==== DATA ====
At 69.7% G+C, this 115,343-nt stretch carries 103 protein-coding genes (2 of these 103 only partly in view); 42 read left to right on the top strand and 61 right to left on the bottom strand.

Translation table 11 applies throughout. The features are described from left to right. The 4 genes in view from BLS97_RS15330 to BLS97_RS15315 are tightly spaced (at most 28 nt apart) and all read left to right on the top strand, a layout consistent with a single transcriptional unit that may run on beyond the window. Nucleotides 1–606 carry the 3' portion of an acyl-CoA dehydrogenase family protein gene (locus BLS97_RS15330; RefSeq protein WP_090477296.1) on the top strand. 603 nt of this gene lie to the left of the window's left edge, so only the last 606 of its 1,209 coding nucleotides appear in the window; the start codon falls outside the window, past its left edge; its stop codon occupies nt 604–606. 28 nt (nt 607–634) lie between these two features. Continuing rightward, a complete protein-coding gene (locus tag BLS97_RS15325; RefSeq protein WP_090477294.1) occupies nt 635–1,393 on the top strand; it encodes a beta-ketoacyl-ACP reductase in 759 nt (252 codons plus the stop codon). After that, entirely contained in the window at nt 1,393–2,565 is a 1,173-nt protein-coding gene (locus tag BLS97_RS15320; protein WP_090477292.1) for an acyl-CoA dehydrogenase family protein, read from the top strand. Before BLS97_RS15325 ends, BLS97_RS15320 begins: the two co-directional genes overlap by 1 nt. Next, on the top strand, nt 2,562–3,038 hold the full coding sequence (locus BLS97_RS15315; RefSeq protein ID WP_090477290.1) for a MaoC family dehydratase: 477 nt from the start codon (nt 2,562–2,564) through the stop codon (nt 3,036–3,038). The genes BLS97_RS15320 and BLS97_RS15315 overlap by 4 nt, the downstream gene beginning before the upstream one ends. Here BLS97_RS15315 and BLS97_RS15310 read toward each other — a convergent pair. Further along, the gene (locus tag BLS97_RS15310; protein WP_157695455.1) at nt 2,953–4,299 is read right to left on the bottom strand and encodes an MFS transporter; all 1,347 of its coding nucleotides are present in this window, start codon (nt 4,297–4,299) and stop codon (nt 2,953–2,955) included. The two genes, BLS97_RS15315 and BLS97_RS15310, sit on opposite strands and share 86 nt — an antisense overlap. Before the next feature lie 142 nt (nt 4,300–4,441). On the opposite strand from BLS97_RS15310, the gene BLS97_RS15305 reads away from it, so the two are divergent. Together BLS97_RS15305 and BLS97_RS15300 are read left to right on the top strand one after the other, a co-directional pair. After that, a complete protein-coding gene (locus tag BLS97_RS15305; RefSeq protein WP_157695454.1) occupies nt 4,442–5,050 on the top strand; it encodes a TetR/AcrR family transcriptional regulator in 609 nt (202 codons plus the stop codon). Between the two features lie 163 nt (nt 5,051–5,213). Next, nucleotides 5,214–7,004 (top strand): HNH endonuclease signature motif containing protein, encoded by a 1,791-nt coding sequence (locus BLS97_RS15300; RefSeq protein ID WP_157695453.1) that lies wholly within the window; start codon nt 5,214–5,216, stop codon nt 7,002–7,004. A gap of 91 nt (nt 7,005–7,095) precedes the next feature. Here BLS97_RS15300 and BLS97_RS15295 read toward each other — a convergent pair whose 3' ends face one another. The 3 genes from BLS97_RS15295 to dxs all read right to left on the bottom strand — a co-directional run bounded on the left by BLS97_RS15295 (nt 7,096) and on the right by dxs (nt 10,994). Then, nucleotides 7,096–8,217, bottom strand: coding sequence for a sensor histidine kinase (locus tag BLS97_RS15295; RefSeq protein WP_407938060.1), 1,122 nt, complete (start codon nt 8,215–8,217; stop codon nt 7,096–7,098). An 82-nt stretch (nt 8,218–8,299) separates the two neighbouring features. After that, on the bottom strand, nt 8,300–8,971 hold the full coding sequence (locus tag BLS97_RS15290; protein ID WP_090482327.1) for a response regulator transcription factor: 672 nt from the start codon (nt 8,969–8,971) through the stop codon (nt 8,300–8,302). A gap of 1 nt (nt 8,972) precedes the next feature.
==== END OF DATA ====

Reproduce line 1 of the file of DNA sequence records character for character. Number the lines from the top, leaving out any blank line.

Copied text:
At 69.7% G+C, this 115,343-nt stretch carries 103 protein-coding genes (2 of these 103 only partly in view); 42 read left to right on the top strand and 61 right to left on the bottom strand.